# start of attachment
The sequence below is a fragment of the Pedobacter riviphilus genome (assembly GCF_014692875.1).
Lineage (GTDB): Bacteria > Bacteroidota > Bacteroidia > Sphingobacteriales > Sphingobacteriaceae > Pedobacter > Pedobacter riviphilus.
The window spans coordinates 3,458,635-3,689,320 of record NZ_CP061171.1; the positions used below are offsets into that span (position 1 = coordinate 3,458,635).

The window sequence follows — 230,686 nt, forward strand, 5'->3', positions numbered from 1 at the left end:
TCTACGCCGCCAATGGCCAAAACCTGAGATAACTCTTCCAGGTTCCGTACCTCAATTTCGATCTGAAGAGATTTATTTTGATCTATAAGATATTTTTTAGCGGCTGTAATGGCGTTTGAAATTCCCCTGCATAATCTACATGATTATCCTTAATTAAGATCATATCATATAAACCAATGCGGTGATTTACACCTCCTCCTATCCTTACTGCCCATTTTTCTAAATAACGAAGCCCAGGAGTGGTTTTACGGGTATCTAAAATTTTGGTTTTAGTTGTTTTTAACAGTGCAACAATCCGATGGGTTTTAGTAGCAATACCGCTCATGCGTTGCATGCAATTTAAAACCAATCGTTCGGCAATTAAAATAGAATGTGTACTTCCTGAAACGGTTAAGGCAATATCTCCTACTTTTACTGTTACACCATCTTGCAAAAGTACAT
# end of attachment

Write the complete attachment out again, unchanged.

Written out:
The sequence below is a fragment of the Pedobacter riviphilus genome (assembly GCF_014692875.1).
Lineage (GTDB): Bacteria > Bacteroidota > Bacteroidia > Sphingobacteriales > Sphingobacteriaceae > Pedobacter > Pedobacter riviphilus.
The window spans coordinates 3,458,635-3,689,320 of record NZ_CP061171.1; the positions used below are offsets into that span (position 1 = coordinate 3,458,635).

The window sequence follows — 230,686 nt, forward strand, 5'->3', positions numbered from 1 at the left end:
TCTACGCCGCCAATGGCCAAAACCTGAGATAACTCTTCCAGGTTCCGTACCTCAATTTCGATCTGAAGAGATTTATTTTGATCTATAAGATATTTTTTAGCGGCTGTAATGGCGTTTGAAATTCCCCTGCATAATCTACATGATTATCCTTAATTAAGATCATATCATATAAACCAATGCGGTGATTTACACCTCCTCCTATCCTTACTGCCCATTTTTCTAAATAACGAAGCCCAGGAGTGGTTTTACGGGTATCTAAAATTTTGGTTTTAGTTGTTTTTAACAGTGCAACAATCCGATGGGTTTTAGTAGCAATACCGCTCATGCGTTGCATGCAATTTAAAACCAATCGTTCGGCAATTAAAATAGAATGTGTACTTCCTGAAACGGTTAAGGCAATATCTCCTACTTTTACTGTTACACCATCTTGCAAAAGTACAT